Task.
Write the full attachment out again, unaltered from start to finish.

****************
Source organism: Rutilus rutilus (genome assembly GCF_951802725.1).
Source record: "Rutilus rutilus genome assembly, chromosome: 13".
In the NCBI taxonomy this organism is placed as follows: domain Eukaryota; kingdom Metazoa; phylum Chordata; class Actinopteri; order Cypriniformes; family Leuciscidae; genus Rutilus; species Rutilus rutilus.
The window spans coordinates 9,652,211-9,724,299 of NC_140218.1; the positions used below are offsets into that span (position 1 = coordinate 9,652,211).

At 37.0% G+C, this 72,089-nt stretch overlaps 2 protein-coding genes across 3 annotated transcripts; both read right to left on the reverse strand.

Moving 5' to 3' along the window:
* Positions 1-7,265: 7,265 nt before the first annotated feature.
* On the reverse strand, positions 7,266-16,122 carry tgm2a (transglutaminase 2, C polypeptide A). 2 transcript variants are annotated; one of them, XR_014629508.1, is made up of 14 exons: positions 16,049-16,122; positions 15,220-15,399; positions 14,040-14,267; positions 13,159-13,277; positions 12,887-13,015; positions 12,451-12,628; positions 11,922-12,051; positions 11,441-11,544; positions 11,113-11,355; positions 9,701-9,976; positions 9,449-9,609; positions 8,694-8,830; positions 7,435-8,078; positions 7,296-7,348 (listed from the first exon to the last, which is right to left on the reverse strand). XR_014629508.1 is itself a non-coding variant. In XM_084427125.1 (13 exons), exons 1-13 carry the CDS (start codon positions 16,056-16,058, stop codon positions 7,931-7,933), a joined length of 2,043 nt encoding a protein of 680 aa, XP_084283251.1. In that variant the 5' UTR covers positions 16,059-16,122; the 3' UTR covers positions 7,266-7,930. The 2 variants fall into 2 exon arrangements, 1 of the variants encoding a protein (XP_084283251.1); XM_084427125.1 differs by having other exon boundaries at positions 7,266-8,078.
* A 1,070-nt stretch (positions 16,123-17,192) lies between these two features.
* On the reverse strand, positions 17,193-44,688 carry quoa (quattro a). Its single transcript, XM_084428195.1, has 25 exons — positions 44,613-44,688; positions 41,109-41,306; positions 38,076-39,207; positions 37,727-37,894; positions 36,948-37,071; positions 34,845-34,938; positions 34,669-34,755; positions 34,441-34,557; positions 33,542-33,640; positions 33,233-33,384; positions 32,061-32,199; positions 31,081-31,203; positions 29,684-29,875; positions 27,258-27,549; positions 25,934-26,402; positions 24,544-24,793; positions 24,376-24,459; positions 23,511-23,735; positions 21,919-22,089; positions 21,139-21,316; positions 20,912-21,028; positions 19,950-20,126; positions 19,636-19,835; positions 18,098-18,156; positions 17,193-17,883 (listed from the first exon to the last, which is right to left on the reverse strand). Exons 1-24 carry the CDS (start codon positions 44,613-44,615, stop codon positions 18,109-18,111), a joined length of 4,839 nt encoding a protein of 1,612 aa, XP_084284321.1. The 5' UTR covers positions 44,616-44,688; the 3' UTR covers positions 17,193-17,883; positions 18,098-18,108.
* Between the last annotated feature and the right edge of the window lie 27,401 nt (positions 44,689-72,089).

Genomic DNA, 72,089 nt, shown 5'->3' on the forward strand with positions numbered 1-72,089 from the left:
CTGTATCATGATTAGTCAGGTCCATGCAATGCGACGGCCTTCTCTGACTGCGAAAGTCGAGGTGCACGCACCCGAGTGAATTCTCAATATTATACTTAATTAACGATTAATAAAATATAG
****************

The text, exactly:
Source organism: Rutilus rutilus (genome assembly GCF_951802725.1).
Source record: "Rutilus rutilus genome assembly, chromosome: 13".
In the NCBI taxonomy this organism is placed as follows: domain Eukaryota; kingdom Metazoa; phylum Chordata; class Actinopteri; order Cypriniformes; family Leuciscidae; genus Rutilus; species Rutilus rutilus.
The window spans coordinates 9,652,211-9,724,299 of NC_140218.1; the positions used below are offsets into that span (position 1 = coordinate 9,652,211).

At 37.0% G+C, this 72,089-nt stretch overlaps 2 protein-coding genes across 3 annotated transcripts; both read right to left on the reverse strand.

Moving 5' to 3' along the window:
* Positions 1-7,265: 7,265 nt before the first annotated feature.
* On the reverse strand, positions 7,266-16,122 carry tgm2a (transglutaminase 2, C polypeptide A). 2 transcript variants are annotated; one of them, XR_014629508.1, is made up of 14 exons: positions 16,049-16,122; positions 15,220-15,399; positions 14,040-14,267; positions 13,159-13,277; positions 12,887-13,015; positions 12,451-12,628; positions 11,922-12,051; positions 11,441-11,544; positions 11,113-11,355; positions 9,701-9,976; positions 9,449-9,609; positions 8,694-8,830; positions 7,435-8,078; positions 7,296-7,348 (listed from the first exon to the last, which is right to left on the reverse strand). XR_014629508.1 is itself a non-coding variant. In XM_084427125.1 (13 exons), exons 1-13 carry the CDS (start codon positions 16,056-16,058, stop codon positions 7,931-7,933), a joined length of 2,043 nt encoding a protein of 680 aa, XP_084283251.1. In that variant the 5' UTR covers positions 16,059-16,122; the 3' UTR covers positions 7,266-7,930. The 2 variants fall into 2 exon arrangements, 1 of the variants encoding a protein (XP_084283251.1); XM_084427125.1 differs by having other exon boundaries at positions 7,266-8,078.
* A 1,070-nt stretch (positions 16,123-17,192) lies between these two features.
* On the reverse strand, positions 17,193-44,688 carry quoa (quattro a). Its single transcript, XM_084428195.1, has 25 exons — positions 44,613-44,688; positions 41,109-41,306; positions 38,076-39,207; positions 37,727-37,894; positions 36,948-37,071; positions 34,845-34,938; positions 34,669-34,755; positions 34,441-34,557; positions 33,542-33,640; positions 33,233-33,384; positions 32,061-32,199; positions 31,081-31,203; positions 29,684-29,875; positions 27,258-27,549; positions 25,934-26,402; positions 24,544-24,793; positions 24,376-24,459; positions 23,511-23,735; positions 21,919-22,089; positions 21,139-21,316; positions 20,912-21,028; positions 19,950-20,126; positions 19,636-19,835; positions 18,098-18,156; positions 17,193-17,883 (listed from the first exon to the last, which is right to left on the reverse strand). Exons 1-24 carry the CDS (start codon positions 44,613-44,615, stop codon positions 18,109-18,111), a joined length of 4,839 nt encoding a protein of 1,612 aa, XP_084284321.1. The 5' UTR covers positions 44,616-44,688; the 3' UTR covers positions 17,193-17,883; positions 18,098-18,108.
* Between the last annotated feature and the right edge of the window lie 27,401 nt (positions 44,689-72,089).

Genomic DNA, 72,089 nt, shown 5'->3' on the forward strand with positions numbered 1-72,089 from the left:
CTGTATCATGATTAGTCAGGTCCATGCAATGCGACGGCCTTCTCTGACTGCGAAAGTCGAGGTGCACGCACCCGAGTGAATTCTCAATATTATACTTAATTAACGATTAATAAAATATAG